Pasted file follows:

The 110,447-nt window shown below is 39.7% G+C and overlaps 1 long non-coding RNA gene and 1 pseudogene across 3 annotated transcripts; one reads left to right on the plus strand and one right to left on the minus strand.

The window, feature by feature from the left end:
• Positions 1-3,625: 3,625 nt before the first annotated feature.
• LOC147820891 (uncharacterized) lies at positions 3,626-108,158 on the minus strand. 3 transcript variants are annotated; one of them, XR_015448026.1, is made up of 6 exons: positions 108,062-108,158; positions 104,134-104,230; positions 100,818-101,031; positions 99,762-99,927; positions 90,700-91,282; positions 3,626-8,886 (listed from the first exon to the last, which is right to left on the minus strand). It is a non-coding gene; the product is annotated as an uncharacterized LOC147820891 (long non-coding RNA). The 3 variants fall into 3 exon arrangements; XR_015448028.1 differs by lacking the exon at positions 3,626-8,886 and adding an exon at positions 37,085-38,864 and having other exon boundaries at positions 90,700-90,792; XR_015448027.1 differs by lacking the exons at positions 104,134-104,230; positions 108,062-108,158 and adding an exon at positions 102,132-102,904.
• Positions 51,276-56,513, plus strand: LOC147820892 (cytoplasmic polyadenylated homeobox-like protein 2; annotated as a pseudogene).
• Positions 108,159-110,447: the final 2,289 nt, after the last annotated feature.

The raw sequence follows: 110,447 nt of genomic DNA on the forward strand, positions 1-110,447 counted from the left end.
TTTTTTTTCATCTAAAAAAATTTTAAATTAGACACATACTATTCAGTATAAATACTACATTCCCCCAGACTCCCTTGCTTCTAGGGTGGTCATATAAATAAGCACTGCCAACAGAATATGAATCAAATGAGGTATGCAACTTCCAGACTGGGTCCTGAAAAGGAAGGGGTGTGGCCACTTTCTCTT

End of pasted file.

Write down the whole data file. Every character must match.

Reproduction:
The 110,447-nt window shown below is 39.7% G+C and overlaps 1 long non-coding RNA gene and 1 pseudogene across 3 annotated transcripts; one reads left to right on the plus strand and one right to left on the minus strand.

The window, feature by feature from the left end:
• Positions 1-3,625: 3,625 nt before the first annotated feature.
• LOC147820891 (uncharacterized) lies at positions 3,626-108,158 on the minus strand. 3 transcript variants are annotated; one of them, XR_015448026.1, is made up of 6 exons: positions 108,062-108,158; positions 104,134-104,230; positions 100,818-101,031; positions 99,762-99,927; positions 90,700-91,282; positions 3,626-8,886 (listed from the first exon to the last, which is right to left on the minus strand). It is a non-coding gene; the product is annotated as an uncharacterized LOC147820891 (long non-coding RNA). The 3 variants fall into 3 exon arrangements; XR_015448028.1 differs by lacking the exon at positions 3,626-8,886 and adding an exon at positions 37,085-38,864 and having other exon boundaries at positions 90,700-90,792; XR_015448027.1 differs by lacking the exons at positions 104,134-104,230; positions 108,062-108,158 and adding an exon at positions 102,132-102,904.
• Positions 51,276-56,513, plus strand: LOC147820892 (cytoplasmic polyadenylated homeobox-like protein 2; annotated as a pseudogene).
• Positions 108,159-110,447: the final 2,289 nt, after the last annotated feature.

The raw sequence follows: 110,447 nt of genomic DNA on the forward strand, positions 1-110,447 counted from the left end.
TTTTTTTTCATCTAAAAAAATTTTAAATTAGACACATACTATTCAGTATAAATACTACATTCCCCCAGACTCCCTTGCTTCTAGGGTGGTCATATAAATAAGCACTGCCAACAGAATATGAATCAAATGAGGTATGCAACTTCCAGACTGGGTCCTGAAAAGGAAGGGGTGTGGCCACTTTCTCTT